First love

Umberto Eco is President of the Scuola Superiore di Studi Humanistici at the University of Bologna. His latest book is The Infinity of Lists (MacLehose Press).

Infatuated with armies of angels

When Kant had a sense of the sublime on gazing at the starry sky above him he had the feeling that what he was seeing went beyond his sensibilities, and so he postulated an infinity that not only our senses fail to grasp but that even our imagination cannot embrace in a single perception. Hence our uneasy pleasure in being capable of wishing for something we cannot have. The infinity of the feeling Kant experienced has a highly emotional and subjective charge, but the innumerability of the stars is an infinity that we should call objective. The artist who attempts only a partial list of all the stars in the universe in some way wishes to make us think of this objective infinity.

In Book II of the Iliad, there is a point in which Homer wants to give a sense of the immensity of the Greek army in order to conjure up the mass of men whom the terrified Trojans see spreading out along the sea shore. At first he attempts a comparison: that mass of men, whose arms reflect the sunlight, is like a fire raging through a forest, it is like a flock of geese or cranes that seem to cross the sky like a thunderclap. But no metaphor comes to his aid, and he calls on the Muses for help: "Tell me, O Muses who dwell on Olympus, you who know all... you who were the leaders and the guides of the Danae; I shall not call the host by name, not even had I ten tongues and ten mouths", and so he prepares to name only the captains and the ships. It looks like a shortcut, but this shortcut takes him three hundred and fifty verses of the poem.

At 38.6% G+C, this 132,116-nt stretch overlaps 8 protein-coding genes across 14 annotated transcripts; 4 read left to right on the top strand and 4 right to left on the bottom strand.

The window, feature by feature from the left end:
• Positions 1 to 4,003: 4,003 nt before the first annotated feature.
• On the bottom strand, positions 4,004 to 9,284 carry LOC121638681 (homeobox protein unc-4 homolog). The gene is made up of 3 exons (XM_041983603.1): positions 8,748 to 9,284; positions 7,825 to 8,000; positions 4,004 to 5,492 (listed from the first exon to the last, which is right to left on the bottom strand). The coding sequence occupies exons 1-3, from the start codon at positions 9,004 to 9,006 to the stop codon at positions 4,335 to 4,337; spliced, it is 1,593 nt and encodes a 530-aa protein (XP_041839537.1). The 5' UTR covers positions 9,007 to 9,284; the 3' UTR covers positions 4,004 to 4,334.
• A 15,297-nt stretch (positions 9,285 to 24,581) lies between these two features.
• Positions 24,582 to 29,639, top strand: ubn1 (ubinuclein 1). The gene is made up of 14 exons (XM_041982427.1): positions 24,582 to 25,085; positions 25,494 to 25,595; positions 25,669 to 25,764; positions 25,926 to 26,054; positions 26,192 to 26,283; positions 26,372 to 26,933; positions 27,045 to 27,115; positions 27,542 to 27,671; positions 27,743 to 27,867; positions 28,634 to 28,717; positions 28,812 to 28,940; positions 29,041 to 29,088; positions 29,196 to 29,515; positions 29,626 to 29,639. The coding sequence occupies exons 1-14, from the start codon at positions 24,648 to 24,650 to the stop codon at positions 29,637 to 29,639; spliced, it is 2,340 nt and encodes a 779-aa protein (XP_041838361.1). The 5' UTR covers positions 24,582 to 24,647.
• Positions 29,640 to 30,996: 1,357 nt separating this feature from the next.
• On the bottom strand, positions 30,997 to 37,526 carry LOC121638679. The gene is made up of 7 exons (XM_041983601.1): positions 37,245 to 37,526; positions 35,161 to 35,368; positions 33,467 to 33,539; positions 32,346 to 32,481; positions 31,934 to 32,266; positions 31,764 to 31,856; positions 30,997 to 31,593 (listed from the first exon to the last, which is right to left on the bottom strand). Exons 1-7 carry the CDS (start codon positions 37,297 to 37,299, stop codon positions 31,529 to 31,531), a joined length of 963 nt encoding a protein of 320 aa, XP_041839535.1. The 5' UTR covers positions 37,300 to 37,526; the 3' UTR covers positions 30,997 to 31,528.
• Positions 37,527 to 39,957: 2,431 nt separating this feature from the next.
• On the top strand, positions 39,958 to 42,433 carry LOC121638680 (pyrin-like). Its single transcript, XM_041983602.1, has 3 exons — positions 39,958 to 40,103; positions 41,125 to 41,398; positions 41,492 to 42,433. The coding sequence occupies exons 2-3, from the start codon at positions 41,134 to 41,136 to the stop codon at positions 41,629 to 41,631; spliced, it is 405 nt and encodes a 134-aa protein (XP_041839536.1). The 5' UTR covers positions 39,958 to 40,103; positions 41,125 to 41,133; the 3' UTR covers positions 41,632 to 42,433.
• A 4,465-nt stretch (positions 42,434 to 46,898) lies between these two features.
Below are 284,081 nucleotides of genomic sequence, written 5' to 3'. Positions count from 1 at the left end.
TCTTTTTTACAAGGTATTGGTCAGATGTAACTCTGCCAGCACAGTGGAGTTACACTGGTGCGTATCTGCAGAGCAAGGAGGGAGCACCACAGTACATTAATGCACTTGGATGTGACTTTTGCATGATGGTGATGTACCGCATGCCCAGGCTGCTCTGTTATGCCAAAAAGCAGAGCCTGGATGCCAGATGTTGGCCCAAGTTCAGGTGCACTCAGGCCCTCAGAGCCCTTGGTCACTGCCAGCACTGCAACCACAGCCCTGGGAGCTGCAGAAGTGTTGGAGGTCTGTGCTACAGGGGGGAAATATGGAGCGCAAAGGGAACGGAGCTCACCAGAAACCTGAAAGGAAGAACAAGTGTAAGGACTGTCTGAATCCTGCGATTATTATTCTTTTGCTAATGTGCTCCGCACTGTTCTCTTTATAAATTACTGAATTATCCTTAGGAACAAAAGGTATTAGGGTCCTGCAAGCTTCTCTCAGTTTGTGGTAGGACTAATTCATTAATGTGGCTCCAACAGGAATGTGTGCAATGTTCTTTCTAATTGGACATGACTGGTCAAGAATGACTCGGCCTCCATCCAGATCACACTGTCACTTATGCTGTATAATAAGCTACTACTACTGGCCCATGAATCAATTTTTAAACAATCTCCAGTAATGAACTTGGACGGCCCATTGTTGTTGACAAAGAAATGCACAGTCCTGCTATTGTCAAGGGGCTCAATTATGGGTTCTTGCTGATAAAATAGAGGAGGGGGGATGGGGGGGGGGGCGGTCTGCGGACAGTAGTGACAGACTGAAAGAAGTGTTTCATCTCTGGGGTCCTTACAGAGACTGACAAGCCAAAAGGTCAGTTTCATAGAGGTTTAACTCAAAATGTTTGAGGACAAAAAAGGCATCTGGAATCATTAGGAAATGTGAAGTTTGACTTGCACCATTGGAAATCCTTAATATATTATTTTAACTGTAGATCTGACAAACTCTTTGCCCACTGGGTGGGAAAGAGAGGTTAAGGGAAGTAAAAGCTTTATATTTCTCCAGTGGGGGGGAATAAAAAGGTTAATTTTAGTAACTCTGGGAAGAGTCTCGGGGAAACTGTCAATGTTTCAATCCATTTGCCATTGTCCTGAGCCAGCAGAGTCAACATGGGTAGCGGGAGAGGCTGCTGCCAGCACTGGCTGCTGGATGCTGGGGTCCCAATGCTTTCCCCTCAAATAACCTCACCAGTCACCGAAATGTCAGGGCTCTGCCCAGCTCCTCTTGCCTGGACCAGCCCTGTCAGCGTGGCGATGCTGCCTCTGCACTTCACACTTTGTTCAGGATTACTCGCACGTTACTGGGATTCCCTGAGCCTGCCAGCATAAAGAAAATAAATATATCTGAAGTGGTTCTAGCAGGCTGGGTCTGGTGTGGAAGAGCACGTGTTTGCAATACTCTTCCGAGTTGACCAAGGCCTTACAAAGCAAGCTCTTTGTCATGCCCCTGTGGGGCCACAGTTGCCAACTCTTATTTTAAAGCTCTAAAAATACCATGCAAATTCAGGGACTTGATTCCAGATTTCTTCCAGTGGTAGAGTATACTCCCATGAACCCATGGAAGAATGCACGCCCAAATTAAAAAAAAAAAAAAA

It is no accident if Homer, in wishing to talk to us about form, chooses the example of visual works of art (albeit recounted in words with the rhetorical technique known as hypotyposis), whereas when he had recourse to the list he did this with words and it did not cross his mind to recount a visual list verbally. Think of Pannini's "picture galleries": they are not intended to represent merely what is shown but also the rest of the indefinitely large collection of which they are only an example. Think of Bosch's "The Garden of Earthly Delights": it suggests that the marvels it hints at should continue beyond the limits of the picture. The same holds for Carpaccio's "The Crucifixion and the Apotheosis of the Ten Thousand Martyrs on Mount Ararat" or Pontormo's "Eleven Thousand Martyrs". In principle the list can be found in other art forms: Ravel's "Bolero" with its obsessive rhythms suggests that it could continue infinitely – heaven forbid – and it is no accident that an artist such as Rybczynski drew inspiration from it for a film in which certain characters (which he chooses from the leading figures of Russian revolution, but from a formal standpoint nothing would change were they angels ascending to seventh heaven) move up a stairway that is potentially endless.